I think none of the two answers so far really addresses the edited version of the question
which deals with infinite families of first order sentences.

The following graph properties (among others) can be expressed by infinitely many first order sentences, but not by finitely many (note that finitely many is equivalent to a single one):

(1) The graph is infinite: Take the collection of all sentences $\phi_n$ where $\phi_n$ states that the graph has at least $n$ vertices. A compactness argument shows that this is not finitely axiomatizable. (This is Kaveh's comment.)

(2) The graph is bipartite. Take the collection of sentences $\psi_n$ where $\psi_n$ says that the graph has no cycles of length $2n+1$. (This is Dave Marker's comment.)

It is possible to construct infinitely many different properties of graphs or directed graphs of this nature. Just take the property saying that for a fixed finite graph $H$,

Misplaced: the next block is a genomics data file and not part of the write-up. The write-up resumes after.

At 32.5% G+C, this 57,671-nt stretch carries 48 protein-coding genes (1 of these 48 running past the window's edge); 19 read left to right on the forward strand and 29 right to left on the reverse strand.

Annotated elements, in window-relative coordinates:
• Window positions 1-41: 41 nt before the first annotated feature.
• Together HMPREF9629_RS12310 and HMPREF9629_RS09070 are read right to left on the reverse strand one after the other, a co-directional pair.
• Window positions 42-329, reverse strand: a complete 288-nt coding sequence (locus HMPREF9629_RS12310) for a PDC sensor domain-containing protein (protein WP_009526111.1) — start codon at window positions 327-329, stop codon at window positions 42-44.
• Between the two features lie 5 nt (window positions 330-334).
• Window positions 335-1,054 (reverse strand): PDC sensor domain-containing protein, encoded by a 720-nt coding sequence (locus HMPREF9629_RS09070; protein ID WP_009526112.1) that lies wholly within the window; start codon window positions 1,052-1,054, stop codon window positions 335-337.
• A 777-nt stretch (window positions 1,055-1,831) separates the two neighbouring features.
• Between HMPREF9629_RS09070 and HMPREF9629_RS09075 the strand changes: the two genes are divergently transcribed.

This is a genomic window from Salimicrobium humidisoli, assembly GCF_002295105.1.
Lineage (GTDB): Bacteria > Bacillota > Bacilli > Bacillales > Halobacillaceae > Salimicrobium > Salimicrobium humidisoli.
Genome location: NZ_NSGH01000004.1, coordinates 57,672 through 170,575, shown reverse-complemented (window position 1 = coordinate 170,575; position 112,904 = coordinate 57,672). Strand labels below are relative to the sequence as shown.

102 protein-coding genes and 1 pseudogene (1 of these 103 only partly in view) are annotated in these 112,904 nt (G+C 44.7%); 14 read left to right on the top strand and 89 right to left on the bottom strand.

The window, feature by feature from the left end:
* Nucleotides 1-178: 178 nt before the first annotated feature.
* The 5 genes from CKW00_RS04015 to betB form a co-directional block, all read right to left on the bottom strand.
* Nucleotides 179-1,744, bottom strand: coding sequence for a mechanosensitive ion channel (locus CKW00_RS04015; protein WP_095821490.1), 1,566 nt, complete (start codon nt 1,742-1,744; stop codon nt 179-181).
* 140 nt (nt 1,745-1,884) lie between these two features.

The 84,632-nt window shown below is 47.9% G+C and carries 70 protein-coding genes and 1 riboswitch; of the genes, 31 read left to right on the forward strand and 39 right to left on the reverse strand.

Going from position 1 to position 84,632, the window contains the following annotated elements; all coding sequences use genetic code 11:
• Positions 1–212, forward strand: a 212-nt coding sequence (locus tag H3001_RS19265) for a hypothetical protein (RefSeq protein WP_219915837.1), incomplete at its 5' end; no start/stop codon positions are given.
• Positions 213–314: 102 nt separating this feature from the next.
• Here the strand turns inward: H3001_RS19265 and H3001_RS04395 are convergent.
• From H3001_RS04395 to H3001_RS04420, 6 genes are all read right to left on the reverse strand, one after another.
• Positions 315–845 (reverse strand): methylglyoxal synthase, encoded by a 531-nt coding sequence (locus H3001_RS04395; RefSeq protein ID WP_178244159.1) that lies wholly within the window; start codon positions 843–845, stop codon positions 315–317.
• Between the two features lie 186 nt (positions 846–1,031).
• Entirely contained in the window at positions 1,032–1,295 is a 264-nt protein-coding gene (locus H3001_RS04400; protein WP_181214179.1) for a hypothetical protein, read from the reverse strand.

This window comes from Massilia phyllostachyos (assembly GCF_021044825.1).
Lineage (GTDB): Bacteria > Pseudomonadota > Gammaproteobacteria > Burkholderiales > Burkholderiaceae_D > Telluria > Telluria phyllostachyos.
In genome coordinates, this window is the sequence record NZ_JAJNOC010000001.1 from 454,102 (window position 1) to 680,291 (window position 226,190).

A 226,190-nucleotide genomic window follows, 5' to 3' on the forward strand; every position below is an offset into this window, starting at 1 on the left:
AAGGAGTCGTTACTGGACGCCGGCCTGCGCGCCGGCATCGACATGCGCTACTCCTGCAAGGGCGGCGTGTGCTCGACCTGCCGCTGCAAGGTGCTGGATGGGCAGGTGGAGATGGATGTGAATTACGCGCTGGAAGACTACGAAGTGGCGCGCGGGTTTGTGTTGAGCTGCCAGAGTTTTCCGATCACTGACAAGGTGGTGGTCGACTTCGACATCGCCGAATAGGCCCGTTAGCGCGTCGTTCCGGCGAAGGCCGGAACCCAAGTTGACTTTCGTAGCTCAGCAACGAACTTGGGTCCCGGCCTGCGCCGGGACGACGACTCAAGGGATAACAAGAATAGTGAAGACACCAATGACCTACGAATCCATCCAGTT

the graph $G$ contains infinitely many disjoint copies of $H$.

It is worth pointing out that "the graph is finite" i.e., the opposite of (1), cannot be expressed by even infinitely many first order sentences.

(Given a first order theory $\Phi$ that is satisfied by all finite graphs, add infinitely many constants to your vocabulary. Then, by compactness, the theory consisting of $\Phi$ together with infinitely many sentences saying that the constants are pairwise distinct has a model, an infinite graph satisfying $\Phi$.)

Similarly, not being bipartite is not axiomatizable by a first order theory
(take an ultraproduct of the graphs $C_{2n+1}$, $n\in\mathbb N$, where $C_{2n+1}$ is the cycle of length $2n+1$).

Being connected is also not expressible even by an infinite first order theory.
I currently don't know whether non-connectedness is first order axiomatizable.
I asked this here.

is every first-order theory finitely axiomatizable?– François G. Dorais♦ Aug 28 '10 at 18:01